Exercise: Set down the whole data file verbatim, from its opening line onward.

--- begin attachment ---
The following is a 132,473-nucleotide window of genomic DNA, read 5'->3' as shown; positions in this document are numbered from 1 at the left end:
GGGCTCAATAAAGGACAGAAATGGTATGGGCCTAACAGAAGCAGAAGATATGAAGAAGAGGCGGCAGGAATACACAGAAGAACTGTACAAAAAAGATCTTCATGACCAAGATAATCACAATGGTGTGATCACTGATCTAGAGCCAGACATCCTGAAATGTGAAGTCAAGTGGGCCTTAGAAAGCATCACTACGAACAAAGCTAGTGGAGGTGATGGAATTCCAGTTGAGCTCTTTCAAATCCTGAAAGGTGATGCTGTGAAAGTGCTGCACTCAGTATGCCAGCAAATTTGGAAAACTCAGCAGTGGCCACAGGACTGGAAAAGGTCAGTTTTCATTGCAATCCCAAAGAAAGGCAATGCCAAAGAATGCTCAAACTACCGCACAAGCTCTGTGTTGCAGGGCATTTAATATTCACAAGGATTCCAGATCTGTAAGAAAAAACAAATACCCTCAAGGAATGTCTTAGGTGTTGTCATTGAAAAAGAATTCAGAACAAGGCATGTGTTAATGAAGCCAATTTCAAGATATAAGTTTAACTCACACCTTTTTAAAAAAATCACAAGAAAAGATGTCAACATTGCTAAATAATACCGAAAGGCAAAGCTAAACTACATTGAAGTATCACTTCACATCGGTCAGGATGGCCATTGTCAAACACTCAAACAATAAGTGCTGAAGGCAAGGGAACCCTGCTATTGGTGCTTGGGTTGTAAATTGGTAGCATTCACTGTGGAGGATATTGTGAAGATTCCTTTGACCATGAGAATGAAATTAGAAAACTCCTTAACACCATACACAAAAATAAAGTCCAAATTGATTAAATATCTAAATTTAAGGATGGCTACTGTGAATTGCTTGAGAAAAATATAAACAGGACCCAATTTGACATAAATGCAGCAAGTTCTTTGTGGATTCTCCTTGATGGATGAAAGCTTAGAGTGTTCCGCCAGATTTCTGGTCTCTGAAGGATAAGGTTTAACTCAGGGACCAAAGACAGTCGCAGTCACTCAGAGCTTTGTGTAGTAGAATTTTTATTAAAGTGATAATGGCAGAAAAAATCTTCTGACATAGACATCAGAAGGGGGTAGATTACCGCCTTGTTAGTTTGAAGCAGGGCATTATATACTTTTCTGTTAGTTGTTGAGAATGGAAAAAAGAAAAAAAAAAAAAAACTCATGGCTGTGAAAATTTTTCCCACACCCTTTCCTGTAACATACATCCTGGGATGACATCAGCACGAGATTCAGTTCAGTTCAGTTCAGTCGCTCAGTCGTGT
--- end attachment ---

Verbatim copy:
The following is a 132,473-nucleotide window of genomic DNA, read 5'->3' as shown; positions in this document are numbered from 1 at the left end:
GGGCTCAATAAAGGACAGAAATGGTATGGGCCTAACAGAAGCAGAAGATATGAAGAAGAGGCGGCAGGAATACACAGAAGAACTGTACAAAAAAGATCTTCATGACCAAGATAATCACAATGGTGTGATCACTGATCTAGAGCCAGACATCCTGAAATGTGAAGTCAAGTGGGCCTTAGAAAGCATCACTACGAACAAAGCTAGTGGAGGTGATGGAATTCCAGTTGAGCTCTTTCAAATCCTGAAAGGTGATGCTGTGAAAGTGCTGCACTCAGTATGCCAGCAAATTTGGAAAACTCAGCAGTGGCCACAGGACTGGAAAAGGTCAGTTTTCATTGCAATCCCAAAGAAAGGCAATGCCAAAGAATGCTCAAACTACCGCACAAGCTCTGTGTTGCAGGGCATTTAATATTCACAAGGATTCCAGATCTGTAAGAAAAAACAAATACCCTCAAGGAATGTCTTAGGTGTTGTCATTGAAAAAGAATTCAGAACAAGGCATGTGTTAATGAAGCCAATTTCAAGATATAAGTTTAACTCACACCTTTTTAAAAAAATCACAAGAAAAGATGTCAACATTGCTAAATAATACCGAAAGGCAAAGCTAAACTACATTGAAGTATCACTTCACATCGGTCAGGATGGCCATTGTCAAACACTCAAACAATAAGTGCTGAAGGCAAGGGAACCCTGCTATTGGTGCTTGGGTTGTAAATTGGTAGCATTCACTGTGGAGGATATTGTGAAGATTCCTTTGACCATGAGAATGAAATTAGAAAACTCCTTAACACCATACACAAAAATAAAGTCCAAATTGATTAAATATCTAAATTTAAGGATGGCTACTGTGAATTGCTTGAGAAAAATATAAACAGGACCCAATTTGACATAAATGCAGCAAGTTCTTTGTGGATTCTCCTTGATGGATGAAAGCTTAGAGTGTTCCGCCAGATTTCTGGTCTCTGAAGGATAAGGTTTAACTCAGGGACCAAAGACAGTCGCAGTCACTCAGAGCTTTGTGTAGTAGAATTTTTATTAAAGTGATAATGGCAGAAAAAATCTTCTGACATAGACATCAGAAGGGGGTAGATTACCGCCTTGTTAGTTTGAAGCAGGGCATTATATACTTTTCTGTTAGTTGTTGAGAATGGAAAAAAGAAAAAAAAAAAAAAACTCATGGCTGTGAAAATTTTTCCCACACCCTTTCCTGTAACATACATCCTGGGATGACATCAGCACGAGATTCAGTTCAGTTCAGTTCAGTCGCTCAGTCGTGT